It is best to use bullets when each point is of equal value, numbers when there is an order, or sequence in the points made, and letters for mutually exclusive items.
Subheadings label sections so that writers and readers know where they are, and where they are going. Subheadings help the reader to scan, select and retrieve material, as well as to recall it. Subheadings can be written in the form of statements or in the form of questions. If the subheadings are in the form of questions, then the text below must answer them. This helps the author to present — and the reader to follow
15 Print out and revise/edit draft copies
Print out draft copies when the text is nearing completion. Copies allow you to check more easily the tiny details — punctuation, references, etc.
— as well as to get a better feel for the document as a whole. Think about global revisions — re-sequencing major portions — and local revisions
— making changes to individual words and sentences (see Appendix 2).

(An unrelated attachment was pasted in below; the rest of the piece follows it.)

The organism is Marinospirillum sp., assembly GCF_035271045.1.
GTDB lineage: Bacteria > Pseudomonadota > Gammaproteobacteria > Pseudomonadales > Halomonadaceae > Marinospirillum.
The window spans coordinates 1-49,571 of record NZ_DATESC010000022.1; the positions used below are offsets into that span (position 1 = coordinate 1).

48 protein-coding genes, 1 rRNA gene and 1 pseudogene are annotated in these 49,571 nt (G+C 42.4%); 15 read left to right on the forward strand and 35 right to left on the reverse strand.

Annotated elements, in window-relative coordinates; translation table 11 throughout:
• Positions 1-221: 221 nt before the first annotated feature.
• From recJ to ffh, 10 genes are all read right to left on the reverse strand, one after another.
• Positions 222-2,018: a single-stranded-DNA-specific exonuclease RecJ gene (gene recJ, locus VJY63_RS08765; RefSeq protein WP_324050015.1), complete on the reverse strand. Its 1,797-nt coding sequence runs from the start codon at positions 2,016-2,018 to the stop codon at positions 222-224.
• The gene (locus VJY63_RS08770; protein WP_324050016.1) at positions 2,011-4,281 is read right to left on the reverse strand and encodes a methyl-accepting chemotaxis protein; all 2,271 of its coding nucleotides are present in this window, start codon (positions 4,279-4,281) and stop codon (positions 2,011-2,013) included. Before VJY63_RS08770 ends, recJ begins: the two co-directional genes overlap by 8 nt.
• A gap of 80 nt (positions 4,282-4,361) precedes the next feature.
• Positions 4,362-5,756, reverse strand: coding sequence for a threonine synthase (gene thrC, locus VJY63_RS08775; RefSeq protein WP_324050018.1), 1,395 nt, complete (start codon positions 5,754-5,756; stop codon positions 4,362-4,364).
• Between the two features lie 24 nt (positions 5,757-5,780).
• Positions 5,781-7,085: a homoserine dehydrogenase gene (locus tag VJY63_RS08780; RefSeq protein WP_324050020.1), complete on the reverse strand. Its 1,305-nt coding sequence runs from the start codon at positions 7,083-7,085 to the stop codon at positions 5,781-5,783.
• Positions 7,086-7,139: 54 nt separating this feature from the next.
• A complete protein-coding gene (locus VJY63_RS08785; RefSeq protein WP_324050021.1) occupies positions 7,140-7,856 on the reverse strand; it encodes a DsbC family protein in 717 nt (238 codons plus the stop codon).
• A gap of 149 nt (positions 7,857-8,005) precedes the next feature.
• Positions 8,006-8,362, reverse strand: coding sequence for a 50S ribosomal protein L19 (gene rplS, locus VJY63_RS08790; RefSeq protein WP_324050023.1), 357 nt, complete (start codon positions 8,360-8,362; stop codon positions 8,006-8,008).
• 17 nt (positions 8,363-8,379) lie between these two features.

If it is difficult to explain something, think of how you would explain it to a particular person. Think of what you would say, try saying it and then write this down. Then polish it.
Reading the text out aloud (or silently) to oneself is a useful way of seeing how well the text flows. You may find that you need to insert commas to make text groupings clearer, you may get out of breath because sentences are too long, and you might inadvertently read out a simpler version of the written text. If you do this, change the text to this simpler version.
Colleagues and students may be willing to read and comment on drafts. Ask them to point out those sentences or sections that they think other readers might find it difficult to follow. People are more willing to point out difficulties for others than they are to admit to their own.
You might to like to do this separately for your tables, graphs and abstracts. Ask your readers to tell you what each of these features says to them.
Absorb techniques from other writers you admire. Writers of weekly/ monthly columns in magazines, or of weekly talks on radio, often produce pure gems.
Never regard the last version of the text as the final one. Put this version on one side and then come back to it a day or two later. Seeing the text with fresh eyes somehow suggests further changes, but draw the line eventually!